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I usually try not to share recipes that depend on a certain brandname ingredient. I think it’s kind of silly. As far as I’m concerned, the best food has always and will always be brand-less — well-raised, tender and flavorful meat; fresh fruits and vegetables; potent spices. That said, I’m an American in the year 2015; there are store-bought sauces in my kitchen, and depending on which sauce we’re talking about there are either proprietary recipes and/or quality issues at play with each one. In this case, Trader Joe’s “Soyaki” sauce is where it’s at.

Normally, I use Soyaki sauce for making jerky. Thinly slice a roast, marinate it in the stuff overnight and dehydrate — it’s delicious — but yesterday I was craving P.F. Chang’s Orange Peel Beef, and had an unopened bottle in the pantry; it was perfect in the sauce.

Enjoy! We certainly did.

Sweet Soyaki Beef + Orange-Ginger Rice

Prep time: 

Cook time: 

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Serves: 4

Citrus-sweet stir-fried flank steak with a little kick, inspired by P.F. Chang's Orange Peel Beef.
Ingredients

  • Beef
  • 1 lb Flank Steak, thinly sliced
  • Vegetable Oil
    Marinade
  • 2 eggs
  • ½ cup water
  • ½ tsp Garlic Powder
  • ½ tsp Ground Red Pepper
    Sauce
  • 1 cup Orange Juice
  • ½ cup Trader Joe's Soyaki Sauce
  • 1 TBSP Honey
  • 4-8 dried chiles de árbol (or similar small, dried chiles)
  • ¼ cup Golden Raisins
  • 1 TBSP Cornstarch
  • Peel of 1 Orange, finely grated
    Rice
  • 1 cup Dry Rice
  • 1½ cup Water
  • Pinch Salt
  • 1 Pat Butter
  • ½ cup Orange Juice
  • ½ tsp Ground Ginger
Instructions
  1. Combine all marinade ingredients and pour over flank steak in a shallow dish. Allow to marinade at least 4 hours.
  2. Combine rice, water, salt and butter in a pot. Bring to a boil stirring to distribute butter once melted. Reduce heat to low, cover and allow to simmer. When rice has absorbed most of the water, dissolve ginger in orange juice and mix through. Remove from heat, leave covered and allow the rice to finish absorbing the liquid in the pan.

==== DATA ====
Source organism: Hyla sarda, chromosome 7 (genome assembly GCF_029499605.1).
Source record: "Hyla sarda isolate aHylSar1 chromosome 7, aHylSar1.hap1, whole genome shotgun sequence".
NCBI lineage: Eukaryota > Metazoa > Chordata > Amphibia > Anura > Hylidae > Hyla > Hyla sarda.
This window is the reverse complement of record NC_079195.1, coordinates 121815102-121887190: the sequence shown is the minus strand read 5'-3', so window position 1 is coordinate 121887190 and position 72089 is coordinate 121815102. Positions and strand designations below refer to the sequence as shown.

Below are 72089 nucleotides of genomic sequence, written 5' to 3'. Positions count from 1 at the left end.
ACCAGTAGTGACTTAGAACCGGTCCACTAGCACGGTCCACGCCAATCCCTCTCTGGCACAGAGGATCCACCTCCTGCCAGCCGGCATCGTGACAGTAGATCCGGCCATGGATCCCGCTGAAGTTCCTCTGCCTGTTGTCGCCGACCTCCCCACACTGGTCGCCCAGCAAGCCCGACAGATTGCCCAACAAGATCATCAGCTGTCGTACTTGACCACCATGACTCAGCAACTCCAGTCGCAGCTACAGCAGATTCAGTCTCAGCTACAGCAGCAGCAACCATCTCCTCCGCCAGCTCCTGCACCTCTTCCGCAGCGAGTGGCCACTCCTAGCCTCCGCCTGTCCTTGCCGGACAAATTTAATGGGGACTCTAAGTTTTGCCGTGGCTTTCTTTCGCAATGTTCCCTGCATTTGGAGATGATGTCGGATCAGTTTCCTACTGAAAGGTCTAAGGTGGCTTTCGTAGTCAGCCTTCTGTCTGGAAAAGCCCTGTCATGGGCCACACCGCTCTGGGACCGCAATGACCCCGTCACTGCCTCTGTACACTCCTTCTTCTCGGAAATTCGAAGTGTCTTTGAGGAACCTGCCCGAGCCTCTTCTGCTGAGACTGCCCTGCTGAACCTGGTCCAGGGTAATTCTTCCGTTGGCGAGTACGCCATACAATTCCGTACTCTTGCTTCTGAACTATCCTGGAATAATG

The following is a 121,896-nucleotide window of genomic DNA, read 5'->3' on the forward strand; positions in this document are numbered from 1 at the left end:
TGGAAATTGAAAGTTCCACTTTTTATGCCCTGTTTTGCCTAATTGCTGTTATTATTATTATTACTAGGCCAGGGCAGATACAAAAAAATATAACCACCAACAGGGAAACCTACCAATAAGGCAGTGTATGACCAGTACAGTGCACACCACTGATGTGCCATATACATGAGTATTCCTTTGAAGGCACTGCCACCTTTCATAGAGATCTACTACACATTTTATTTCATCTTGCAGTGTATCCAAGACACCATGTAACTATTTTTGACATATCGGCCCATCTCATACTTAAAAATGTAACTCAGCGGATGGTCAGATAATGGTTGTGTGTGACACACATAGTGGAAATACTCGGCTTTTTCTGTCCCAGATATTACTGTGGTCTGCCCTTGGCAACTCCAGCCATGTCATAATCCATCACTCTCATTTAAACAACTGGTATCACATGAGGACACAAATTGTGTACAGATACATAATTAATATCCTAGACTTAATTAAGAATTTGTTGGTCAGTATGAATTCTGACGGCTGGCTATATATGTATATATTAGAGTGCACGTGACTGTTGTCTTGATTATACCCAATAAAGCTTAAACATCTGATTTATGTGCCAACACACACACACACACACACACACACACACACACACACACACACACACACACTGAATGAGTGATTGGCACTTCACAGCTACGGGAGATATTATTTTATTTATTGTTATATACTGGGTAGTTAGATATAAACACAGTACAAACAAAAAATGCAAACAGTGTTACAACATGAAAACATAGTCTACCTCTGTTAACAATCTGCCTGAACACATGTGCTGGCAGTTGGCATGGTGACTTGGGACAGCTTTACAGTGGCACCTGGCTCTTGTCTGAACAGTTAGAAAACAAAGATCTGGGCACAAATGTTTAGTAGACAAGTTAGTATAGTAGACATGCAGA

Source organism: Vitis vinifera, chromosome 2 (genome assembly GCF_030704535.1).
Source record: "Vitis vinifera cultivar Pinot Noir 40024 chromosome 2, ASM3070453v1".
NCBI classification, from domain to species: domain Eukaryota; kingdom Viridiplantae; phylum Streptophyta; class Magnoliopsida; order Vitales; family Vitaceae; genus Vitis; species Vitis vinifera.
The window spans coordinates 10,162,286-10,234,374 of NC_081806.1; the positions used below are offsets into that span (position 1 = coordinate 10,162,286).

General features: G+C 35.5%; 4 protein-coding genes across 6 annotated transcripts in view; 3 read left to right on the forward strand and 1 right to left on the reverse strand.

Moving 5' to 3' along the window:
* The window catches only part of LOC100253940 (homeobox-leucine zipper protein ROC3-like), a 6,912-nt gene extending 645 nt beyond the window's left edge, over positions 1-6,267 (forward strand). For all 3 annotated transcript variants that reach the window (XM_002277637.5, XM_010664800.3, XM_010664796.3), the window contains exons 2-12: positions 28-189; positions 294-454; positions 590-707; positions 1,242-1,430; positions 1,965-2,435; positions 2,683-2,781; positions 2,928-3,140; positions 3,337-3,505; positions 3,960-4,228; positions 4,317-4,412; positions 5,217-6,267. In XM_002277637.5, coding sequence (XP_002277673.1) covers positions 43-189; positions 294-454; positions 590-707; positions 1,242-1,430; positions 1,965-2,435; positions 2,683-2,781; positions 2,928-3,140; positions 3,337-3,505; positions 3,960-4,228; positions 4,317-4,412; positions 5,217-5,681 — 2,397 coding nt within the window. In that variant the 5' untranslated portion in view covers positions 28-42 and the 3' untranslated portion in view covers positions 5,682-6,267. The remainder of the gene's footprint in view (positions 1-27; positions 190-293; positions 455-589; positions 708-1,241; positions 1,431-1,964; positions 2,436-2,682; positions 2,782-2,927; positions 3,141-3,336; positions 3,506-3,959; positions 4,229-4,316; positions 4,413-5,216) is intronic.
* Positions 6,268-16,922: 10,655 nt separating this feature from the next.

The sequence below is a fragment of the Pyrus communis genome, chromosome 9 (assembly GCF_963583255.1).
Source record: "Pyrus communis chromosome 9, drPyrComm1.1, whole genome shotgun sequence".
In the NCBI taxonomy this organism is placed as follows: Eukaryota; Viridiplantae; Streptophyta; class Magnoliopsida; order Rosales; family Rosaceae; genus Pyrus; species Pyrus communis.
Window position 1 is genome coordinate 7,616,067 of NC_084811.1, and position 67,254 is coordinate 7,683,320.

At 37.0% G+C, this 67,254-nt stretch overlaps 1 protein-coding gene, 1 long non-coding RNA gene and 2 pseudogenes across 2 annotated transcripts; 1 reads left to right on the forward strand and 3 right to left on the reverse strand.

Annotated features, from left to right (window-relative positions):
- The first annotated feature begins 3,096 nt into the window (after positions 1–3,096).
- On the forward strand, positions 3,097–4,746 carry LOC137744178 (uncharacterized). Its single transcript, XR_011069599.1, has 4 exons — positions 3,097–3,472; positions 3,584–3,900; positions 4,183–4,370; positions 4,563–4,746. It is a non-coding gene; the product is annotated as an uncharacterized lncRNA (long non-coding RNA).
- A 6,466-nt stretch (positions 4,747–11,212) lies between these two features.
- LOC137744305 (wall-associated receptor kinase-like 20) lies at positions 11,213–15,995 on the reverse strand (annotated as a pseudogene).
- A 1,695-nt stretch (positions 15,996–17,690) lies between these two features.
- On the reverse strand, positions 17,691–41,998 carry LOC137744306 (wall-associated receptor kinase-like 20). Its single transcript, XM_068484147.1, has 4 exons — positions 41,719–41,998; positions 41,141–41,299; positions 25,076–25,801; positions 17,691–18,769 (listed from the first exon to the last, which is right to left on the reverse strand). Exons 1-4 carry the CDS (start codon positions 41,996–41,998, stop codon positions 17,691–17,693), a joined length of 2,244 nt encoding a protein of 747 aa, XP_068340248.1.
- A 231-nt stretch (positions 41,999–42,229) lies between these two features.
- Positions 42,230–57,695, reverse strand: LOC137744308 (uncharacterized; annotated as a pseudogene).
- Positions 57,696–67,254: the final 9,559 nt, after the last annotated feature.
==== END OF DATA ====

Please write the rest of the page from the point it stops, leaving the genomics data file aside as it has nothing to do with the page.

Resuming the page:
3. Combine first five ingredients for the sauce and bring to a boil in a small sauce pot over med-high heat.
  4. Meanwhile, heat a couple "glugs" of vegetable oil over high heat in a shallow frying pan. Once hot, add beef to oil -- if hot enough, the oil should pop and crackle when you put the beef in the pan - and fry, turning halfway through, until the outside of the beef develops a dark, crunchy layer. Remove from oil and set aside.
  5. When the sauce begins to boil, remove ⅓ cup from the pan and mix thoroughly with cornstarch in a small dish. Reduce heat under sauce pan and slowly pour the cornstarch mixture back into the sauce, stirring constantly. Once thickened, add beef and grated orange peel to the sauce, mixing well. Allow to simmer five to ten minutes.
  6. Serve beef and sauce over rice; garnish with additional orange peel and sliced scallions.